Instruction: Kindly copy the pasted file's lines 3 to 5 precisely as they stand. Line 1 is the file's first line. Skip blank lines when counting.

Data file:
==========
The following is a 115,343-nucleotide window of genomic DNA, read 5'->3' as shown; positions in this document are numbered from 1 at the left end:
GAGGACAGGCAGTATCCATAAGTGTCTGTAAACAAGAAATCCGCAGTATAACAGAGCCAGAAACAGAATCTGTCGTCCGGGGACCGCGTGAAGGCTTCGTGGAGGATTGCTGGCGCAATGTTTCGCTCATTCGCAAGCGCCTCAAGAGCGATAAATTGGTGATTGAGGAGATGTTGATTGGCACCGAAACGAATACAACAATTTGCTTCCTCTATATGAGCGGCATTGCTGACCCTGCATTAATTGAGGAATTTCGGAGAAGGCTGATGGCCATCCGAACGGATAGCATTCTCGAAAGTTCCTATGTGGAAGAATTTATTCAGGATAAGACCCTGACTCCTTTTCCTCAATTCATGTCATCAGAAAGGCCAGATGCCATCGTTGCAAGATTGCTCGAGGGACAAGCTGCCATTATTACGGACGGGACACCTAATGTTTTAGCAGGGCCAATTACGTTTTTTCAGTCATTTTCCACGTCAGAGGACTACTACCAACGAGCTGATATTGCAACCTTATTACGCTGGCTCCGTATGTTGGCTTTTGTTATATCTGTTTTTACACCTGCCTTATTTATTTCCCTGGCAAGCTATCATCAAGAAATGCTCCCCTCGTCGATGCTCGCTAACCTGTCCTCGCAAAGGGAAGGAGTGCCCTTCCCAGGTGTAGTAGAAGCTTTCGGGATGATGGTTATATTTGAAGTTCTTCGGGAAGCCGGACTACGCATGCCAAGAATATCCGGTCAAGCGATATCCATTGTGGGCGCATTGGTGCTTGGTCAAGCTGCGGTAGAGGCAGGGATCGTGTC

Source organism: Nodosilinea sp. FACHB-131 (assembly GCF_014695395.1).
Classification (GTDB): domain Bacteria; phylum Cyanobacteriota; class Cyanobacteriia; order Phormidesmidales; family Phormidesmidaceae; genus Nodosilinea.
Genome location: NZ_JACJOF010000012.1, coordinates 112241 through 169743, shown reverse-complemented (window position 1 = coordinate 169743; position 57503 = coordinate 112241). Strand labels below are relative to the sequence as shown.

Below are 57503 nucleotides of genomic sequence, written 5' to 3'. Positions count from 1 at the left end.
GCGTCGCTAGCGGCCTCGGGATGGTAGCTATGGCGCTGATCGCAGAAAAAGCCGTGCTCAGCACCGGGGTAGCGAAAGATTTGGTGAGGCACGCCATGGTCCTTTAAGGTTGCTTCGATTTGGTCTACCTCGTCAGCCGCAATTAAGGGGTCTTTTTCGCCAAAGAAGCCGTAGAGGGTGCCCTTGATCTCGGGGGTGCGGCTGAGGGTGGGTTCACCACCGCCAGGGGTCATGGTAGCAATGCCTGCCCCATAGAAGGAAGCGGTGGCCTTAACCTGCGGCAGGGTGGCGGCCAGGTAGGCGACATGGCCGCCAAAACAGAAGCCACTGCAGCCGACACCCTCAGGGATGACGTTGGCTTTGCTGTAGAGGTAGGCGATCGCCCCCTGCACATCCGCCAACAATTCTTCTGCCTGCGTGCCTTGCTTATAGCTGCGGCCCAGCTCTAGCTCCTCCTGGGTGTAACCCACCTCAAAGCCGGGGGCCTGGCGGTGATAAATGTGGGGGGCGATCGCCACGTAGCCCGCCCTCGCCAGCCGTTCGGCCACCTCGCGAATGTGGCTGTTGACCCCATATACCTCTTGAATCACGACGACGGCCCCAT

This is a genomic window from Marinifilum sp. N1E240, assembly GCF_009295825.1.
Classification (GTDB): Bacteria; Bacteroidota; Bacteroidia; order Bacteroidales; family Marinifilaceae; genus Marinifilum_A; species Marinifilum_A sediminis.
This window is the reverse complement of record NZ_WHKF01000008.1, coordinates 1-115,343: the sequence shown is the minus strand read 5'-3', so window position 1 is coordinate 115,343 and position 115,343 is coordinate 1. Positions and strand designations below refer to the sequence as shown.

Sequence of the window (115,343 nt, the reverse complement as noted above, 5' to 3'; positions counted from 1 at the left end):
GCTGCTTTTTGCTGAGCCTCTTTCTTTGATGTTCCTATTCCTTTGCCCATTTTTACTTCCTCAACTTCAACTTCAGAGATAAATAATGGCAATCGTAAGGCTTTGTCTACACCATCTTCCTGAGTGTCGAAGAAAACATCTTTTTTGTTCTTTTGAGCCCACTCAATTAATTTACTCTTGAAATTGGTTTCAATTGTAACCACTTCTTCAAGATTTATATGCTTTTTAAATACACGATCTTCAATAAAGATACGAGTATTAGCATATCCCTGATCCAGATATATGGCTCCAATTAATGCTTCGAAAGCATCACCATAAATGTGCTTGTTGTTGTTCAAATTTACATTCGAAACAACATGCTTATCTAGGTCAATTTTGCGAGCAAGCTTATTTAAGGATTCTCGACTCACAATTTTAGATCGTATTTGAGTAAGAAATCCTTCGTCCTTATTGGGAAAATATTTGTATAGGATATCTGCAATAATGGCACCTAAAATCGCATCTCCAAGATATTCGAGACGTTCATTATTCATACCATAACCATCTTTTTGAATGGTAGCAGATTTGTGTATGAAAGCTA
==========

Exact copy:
Source organism: Nodosilinea sp. FACHB-131 (assembly GCF_014695395.1).
Classification (GTDB): domain Bacteria; phylum Cyanobacteriota; class Cyanobacteriia; order Phormidesmidales; family Phormidesmidaceae; genus Nodosilinea.
Genome location: NZ_JACJOF010000012.1, coordinates 112241 through 169743, shown reverse-complemented (window position 1 = coordinate 169743; position 57503 = coordinate 112241). Strand labels below are relative to the sequence as shown.